Healthy Living in the North

Foodie Friday: Nature provides

Fiddleheads

Fiddleheads are one of several edible plants available in our region.

Spring is here. I can feel it. Can you feel it too? The sun is out and I just want to be outside as much as I can. I can’t wait to get my fingers in the earth. I’m excited by the new shoots showing up. This is a great season to learn about the gifts that spring gives to nourish us.

My partner is from the Kitselas First Nation and he has gathered ostrich fern fiddleheads for years. He watches the signs of spring and knows just when and where to find them. It’s quite an art. Without his help, I would probably gather the wrong thing. Last year, we harvested stinging nettle, too. It was so delicious! I could almost taste the nutrients dancing in my mouth. Of course, we had to use thick gloves to pick it and cook it so as to avoid a nasty sting.

Want to try gathering and cooking fiddleheads this spring? Here’s how!

For centuries, First Nations and Aboriginal people have been harvesting plants. This has been an important part of their diet and medicine. Nutritional information shows us that wild plants are often much higher in nutrients than other, store-bought vegetables.

Mint

Wild mint is another edible plant available in northern B.C. Check with elders or knowledge holders in your community before heading out to gather!

There are some great resources available on edible plants. The spring is a great opportunity to take one of these books, get outdoors with your family, and enjoy nature’s treasure hunt. I am no expert, so I encourage you to check with elders and knowledge holders in your communities to learn what is safe to gather, when to gather it, and protocols you need to respect and areas you should or shouldn’t gather in. Also, take care not to overharvest and to avoid zones that have been sprayed to avoid environmental contaminants.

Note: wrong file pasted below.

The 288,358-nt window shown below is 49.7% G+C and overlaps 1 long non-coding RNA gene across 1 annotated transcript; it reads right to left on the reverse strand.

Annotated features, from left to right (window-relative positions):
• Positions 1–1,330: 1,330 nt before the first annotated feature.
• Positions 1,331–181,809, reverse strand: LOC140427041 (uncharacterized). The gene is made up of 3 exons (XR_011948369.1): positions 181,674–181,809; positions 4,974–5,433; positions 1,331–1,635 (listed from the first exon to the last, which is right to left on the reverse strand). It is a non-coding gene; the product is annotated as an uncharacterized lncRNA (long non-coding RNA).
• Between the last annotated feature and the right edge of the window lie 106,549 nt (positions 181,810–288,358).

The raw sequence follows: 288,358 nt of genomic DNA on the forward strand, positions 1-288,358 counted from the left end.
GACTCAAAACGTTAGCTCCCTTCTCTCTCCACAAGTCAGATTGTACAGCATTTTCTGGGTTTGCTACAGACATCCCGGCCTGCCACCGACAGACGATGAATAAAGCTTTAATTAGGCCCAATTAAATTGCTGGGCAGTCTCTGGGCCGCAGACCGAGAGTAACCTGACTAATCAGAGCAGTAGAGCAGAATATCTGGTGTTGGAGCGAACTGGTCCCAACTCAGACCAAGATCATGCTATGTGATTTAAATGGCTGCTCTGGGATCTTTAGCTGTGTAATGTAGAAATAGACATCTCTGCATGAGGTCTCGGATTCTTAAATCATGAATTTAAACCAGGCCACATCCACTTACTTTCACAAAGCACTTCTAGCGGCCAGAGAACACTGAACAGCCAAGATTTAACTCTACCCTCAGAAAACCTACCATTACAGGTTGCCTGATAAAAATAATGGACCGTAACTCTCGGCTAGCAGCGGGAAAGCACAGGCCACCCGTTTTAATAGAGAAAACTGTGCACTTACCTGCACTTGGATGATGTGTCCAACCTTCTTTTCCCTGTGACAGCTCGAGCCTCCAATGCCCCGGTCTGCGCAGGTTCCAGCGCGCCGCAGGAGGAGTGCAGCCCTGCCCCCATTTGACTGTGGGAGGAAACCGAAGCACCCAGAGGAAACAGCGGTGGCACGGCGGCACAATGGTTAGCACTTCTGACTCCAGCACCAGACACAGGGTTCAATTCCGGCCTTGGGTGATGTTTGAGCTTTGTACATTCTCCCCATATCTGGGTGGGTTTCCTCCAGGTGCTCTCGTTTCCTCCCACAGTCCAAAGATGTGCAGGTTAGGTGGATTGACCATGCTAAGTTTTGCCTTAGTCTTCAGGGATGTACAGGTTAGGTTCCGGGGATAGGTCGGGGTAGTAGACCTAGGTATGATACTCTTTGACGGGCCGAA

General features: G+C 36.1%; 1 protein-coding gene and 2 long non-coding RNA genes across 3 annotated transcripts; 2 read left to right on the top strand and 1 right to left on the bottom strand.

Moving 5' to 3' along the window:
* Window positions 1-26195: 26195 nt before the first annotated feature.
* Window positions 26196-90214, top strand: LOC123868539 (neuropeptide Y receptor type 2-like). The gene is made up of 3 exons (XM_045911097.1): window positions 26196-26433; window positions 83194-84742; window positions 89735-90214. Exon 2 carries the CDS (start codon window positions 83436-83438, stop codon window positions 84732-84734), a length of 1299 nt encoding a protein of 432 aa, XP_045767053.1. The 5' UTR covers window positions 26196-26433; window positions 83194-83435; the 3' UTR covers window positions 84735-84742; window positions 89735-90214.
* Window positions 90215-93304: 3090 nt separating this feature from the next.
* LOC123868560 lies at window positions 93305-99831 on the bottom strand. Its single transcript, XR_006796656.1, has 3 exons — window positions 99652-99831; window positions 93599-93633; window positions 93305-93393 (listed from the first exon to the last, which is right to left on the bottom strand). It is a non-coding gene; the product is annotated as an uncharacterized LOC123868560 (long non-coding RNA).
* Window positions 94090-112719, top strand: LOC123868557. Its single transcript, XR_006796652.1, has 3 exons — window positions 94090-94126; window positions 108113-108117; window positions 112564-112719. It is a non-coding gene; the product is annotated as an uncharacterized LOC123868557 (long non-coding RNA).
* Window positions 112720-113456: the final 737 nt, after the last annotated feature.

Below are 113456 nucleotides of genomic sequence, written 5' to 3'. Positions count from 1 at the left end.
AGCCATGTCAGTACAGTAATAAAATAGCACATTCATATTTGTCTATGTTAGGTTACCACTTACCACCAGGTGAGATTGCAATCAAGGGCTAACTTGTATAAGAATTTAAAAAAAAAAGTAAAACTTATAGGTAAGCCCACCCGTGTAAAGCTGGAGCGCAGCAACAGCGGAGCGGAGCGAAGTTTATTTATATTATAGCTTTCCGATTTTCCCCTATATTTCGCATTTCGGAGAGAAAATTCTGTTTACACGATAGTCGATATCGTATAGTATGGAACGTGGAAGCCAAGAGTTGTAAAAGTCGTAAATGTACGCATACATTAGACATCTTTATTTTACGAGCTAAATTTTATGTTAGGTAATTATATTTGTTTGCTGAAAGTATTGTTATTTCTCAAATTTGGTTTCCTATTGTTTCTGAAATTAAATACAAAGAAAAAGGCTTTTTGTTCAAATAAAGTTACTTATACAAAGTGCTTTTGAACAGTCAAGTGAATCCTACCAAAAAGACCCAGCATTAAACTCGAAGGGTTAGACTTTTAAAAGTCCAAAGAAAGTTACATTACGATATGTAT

Here are some great resources to start you out on your gathering journey:

Victoria Carter

About Victoria Carter

Victoria works in Northern Health's Aboriginal health program as the lead for engagement and integration. She is an adopted member of the Nisga’a nation and was given the name “Nox Aama Goot” which means “mother of good heart.” In her work she sees herself as an ally working together with Aboriginal people across the north to improve access to quality health care. She keeps herself well by honouring the mental, emotional, physical and spiritual aspects of her life through spending time with her friends and family, being in nature and working on her own personal growth.

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Foodie Friday: Spice up your life with herbs!

Fresh mint leaves in tea.

Fresh herbs are easy, healthy, and versatile. Whether it’s fresh mint from the garden or chives from a windowsill pot, spice up your life with fresh herbs this year!

It’s spring time! The air is fresh, the sun is warm again and maybe you are actively thinking about what to plant in your garden or flower pots this year!

Have you ever tried to grow your own herbs?

A wide variety of fresh herbs can be found at any garden centre. Adding herbs to pots on your windowsill or making a big herb variety pot for your patio can be quite cheerful! Plus, this keeps them within reach to help add some flavour to your cooking in an easy way!

Fresh herbs are fragrant, add a different kind of flavour to your cooking than dried, and even have some antioxidants that help fight disease! Using more flavourful ingredients also decreases our tendency to use a lot of salt, which can help keep your blood pressure under control.

Here are 10 of the best herbs to grow fresh and how to use them! Get in the garden and have fun!

1. Basil is an easy to grow plant and can be grown in or out of doors.